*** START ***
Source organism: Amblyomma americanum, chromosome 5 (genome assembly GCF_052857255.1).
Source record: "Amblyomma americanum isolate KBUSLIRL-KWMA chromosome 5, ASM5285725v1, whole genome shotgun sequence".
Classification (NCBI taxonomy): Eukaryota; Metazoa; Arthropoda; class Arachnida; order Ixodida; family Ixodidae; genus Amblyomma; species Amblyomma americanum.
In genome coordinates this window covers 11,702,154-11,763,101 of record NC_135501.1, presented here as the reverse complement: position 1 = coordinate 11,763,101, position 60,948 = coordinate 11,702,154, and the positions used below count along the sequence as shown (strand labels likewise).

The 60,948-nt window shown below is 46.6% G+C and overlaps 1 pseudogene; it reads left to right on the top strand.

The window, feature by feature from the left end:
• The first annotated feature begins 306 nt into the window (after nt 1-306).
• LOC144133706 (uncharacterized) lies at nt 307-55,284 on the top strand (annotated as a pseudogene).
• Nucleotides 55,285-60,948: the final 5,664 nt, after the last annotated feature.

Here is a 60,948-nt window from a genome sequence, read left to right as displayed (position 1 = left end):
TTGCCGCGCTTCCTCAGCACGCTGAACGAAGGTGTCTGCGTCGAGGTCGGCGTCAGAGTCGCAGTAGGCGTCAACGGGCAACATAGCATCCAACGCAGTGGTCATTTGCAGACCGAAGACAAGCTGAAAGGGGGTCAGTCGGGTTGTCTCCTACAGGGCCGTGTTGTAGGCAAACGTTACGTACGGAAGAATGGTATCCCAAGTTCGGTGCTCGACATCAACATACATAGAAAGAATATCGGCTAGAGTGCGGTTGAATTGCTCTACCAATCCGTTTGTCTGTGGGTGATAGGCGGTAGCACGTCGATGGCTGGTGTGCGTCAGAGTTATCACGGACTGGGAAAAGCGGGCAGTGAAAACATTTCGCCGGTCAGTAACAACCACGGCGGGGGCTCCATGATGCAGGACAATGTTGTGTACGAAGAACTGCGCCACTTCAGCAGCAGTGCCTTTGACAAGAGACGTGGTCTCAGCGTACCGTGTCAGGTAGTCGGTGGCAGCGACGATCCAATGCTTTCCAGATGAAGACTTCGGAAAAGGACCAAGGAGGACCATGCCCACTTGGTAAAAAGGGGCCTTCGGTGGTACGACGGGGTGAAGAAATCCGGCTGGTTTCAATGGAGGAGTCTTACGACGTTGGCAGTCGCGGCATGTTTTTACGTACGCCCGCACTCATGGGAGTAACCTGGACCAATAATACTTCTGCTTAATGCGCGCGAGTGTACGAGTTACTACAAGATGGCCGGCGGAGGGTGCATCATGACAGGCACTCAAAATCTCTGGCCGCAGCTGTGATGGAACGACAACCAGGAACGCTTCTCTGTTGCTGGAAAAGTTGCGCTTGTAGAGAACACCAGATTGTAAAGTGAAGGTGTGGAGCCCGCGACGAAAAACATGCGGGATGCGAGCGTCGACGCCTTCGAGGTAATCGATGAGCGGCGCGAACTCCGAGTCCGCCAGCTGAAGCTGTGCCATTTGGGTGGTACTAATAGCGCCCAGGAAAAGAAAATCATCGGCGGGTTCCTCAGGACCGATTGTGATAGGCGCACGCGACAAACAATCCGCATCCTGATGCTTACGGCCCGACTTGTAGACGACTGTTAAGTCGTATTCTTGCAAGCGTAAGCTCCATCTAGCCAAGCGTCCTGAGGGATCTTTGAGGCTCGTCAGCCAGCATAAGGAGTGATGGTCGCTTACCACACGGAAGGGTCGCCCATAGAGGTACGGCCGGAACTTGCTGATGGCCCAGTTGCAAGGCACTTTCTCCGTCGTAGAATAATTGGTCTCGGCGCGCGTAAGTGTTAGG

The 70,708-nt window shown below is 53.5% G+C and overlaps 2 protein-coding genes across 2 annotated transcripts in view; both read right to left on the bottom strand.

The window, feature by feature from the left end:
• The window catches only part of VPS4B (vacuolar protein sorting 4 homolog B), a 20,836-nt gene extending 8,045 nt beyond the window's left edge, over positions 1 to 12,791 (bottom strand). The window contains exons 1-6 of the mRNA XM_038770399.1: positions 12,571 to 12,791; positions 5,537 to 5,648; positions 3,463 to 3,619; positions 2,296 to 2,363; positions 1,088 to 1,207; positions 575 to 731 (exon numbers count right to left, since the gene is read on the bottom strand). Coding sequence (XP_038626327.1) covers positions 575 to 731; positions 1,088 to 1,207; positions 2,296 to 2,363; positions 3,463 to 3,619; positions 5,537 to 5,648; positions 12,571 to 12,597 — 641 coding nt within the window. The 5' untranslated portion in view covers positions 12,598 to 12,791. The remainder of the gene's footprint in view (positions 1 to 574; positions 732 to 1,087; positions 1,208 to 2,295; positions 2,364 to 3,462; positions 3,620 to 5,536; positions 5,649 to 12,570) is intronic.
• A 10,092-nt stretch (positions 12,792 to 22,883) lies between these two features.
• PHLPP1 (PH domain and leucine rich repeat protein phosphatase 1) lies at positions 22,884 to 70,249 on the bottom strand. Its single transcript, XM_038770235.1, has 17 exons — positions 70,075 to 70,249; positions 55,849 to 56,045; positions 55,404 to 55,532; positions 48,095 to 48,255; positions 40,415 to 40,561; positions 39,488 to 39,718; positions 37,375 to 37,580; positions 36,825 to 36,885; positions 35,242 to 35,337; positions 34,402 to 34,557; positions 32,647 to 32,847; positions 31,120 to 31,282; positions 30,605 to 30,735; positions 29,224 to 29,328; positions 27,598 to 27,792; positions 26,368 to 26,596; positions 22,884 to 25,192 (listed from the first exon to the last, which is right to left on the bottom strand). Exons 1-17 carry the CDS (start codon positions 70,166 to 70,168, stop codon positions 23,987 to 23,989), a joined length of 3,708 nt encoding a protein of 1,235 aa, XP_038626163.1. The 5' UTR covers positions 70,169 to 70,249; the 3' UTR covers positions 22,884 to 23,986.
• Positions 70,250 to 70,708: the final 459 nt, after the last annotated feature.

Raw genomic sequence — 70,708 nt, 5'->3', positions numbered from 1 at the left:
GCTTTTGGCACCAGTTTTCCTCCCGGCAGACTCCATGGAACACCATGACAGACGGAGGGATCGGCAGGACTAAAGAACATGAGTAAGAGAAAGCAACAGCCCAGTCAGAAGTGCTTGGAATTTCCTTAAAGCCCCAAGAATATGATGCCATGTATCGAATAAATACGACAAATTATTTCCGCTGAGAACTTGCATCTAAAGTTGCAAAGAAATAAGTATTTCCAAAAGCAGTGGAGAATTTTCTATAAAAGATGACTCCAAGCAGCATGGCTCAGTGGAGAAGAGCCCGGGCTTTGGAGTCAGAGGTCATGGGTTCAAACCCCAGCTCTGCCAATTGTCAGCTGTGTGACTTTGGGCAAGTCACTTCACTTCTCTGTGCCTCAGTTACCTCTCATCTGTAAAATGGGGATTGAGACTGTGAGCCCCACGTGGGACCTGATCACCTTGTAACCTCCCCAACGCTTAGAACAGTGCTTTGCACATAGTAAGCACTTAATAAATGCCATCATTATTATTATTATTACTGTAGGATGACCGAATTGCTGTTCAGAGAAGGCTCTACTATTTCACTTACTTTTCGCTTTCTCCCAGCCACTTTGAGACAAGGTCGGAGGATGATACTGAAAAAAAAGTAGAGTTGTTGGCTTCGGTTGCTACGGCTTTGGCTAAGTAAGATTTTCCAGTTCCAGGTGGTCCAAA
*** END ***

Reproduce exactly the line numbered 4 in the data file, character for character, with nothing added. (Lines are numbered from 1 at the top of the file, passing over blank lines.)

In genome coordinates this window covers 11,702,154-11,763,101 of record NC_135501.1, presented here as the reverse complement: position 1 = coordinate 11,763,101, position 60,948 = coordinate 11,702,154, and the positions used below count along the sequence as shown (strand labels likewise).